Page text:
Markets regulators in London and Dublin have started discussions over an agreement to ensure British investors can access funds domiciled in Ireland after Brexit.
Just under £500bn of assets are held in Irish products on behalf of UK investors, representing about a quarter of the Irish funds industry. The UK’s departure from the EU threatens those cross-border arrangements.
The UK’s Financial Conduct Authority and the Central Bank of Ireland, the national regulator, aim to sign a memorandum of understanding, which would let UK companies continue to manage Irish-domiciled funds.
“Firms have been searching for reassurance that regulators were preparing for when the UK becomes a third country. There will be a sense of relief in the City that the FCA is having these conversations,” a senior industry person said. “It is vital that there is a framework of agreements ready by the time we leave the EU.”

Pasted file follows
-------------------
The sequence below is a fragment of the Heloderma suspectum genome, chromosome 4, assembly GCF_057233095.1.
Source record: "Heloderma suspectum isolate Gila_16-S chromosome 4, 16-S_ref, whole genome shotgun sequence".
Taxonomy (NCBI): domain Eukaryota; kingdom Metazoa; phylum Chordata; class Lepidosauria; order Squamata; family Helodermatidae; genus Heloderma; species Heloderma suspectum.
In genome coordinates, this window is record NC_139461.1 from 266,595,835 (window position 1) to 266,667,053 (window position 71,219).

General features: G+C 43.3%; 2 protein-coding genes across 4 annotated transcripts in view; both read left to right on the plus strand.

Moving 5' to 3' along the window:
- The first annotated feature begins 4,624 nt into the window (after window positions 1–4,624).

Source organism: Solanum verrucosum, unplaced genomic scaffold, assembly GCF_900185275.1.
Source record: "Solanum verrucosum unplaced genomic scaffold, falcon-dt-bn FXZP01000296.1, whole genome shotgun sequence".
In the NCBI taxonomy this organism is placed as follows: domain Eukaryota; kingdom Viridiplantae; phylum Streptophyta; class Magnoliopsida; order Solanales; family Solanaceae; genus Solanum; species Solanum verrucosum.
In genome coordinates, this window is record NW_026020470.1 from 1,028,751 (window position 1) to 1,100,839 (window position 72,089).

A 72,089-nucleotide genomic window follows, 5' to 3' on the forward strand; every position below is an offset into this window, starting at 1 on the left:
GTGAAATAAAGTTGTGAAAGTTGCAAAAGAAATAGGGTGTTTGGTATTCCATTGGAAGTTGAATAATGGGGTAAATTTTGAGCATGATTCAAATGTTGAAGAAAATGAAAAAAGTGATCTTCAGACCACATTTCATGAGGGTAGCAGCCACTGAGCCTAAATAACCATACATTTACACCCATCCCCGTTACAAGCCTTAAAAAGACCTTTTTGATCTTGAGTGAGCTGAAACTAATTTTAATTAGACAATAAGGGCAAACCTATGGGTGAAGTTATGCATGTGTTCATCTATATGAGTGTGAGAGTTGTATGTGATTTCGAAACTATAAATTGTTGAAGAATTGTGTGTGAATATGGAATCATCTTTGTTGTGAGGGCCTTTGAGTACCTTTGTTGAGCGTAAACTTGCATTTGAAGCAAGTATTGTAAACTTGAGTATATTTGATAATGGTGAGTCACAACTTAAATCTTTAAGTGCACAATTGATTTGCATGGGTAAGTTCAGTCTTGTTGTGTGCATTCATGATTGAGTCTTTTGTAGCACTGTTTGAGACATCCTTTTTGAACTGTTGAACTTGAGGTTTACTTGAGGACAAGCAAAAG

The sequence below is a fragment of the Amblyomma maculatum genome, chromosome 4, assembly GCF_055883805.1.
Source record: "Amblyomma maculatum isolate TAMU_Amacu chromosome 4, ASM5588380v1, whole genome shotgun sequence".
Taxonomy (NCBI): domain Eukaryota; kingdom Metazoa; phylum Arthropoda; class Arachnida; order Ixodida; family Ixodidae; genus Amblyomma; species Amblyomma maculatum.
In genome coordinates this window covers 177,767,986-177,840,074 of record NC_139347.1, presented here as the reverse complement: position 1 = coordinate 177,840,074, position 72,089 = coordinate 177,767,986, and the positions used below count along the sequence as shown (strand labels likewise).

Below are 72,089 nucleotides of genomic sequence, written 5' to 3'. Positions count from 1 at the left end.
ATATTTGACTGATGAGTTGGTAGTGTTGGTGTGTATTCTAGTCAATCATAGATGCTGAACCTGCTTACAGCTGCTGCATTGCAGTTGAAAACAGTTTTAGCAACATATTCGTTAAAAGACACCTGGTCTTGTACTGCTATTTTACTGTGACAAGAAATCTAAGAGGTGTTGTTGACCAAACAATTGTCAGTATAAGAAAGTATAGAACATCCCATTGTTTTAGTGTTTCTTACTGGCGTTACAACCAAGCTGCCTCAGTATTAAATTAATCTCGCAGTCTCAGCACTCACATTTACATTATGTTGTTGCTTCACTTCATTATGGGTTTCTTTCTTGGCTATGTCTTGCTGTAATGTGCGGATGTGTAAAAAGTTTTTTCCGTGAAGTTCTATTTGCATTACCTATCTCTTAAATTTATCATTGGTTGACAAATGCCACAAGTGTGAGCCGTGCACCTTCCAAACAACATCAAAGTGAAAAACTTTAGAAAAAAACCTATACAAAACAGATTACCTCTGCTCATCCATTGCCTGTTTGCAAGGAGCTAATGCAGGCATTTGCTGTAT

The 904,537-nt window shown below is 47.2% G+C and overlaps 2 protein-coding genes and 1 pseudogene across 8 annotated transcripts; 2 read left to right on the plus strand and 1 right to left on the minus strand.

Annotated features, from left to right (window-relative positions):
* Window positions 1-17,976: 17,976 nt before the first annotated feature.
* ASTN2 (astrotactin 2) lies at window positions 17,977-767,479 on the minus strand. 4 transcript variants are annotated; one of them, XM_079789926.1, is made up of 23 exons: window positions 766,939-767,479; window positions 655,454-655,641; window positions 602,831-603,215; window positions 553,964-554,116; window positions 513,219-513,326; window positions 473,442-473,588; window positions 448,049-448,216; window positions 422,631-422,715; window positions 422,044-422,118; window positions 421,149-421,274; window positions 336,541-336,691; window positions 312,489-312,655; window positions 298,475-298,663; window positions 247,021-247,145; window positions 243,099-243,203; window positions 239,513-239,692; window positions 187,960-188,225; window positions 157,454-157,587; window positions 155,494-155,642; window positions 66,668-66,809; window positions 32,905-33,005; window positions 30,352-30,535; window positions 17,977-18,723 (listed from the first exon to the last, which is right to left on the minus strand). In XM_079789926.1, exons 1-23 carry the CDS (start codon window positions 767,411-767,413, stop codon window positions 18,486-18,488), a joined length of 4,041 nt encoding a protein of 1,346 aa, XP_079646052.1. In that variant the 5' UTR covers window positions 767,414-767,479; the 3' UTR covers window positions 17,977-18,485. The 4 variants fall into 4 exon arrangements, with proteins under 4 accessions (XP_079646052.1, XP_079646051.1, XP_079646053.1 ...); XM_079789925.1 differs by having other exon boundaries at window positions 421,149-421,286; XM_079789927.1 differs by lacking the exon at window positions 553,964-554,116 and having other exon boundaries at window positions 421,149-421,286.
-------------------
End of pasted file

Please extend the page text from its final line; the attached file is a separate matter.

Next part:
At the FCA asset management conference last month, the regulator said its aim was to have supervisory co-operation agreements in place “as soon as possible”. There are 1,283 funds or sub-funds domiciled in Ireland that are run by 173 managers based in the UK, according to Maples and Calder, the law firm. These hold a total of £480bn. [...]
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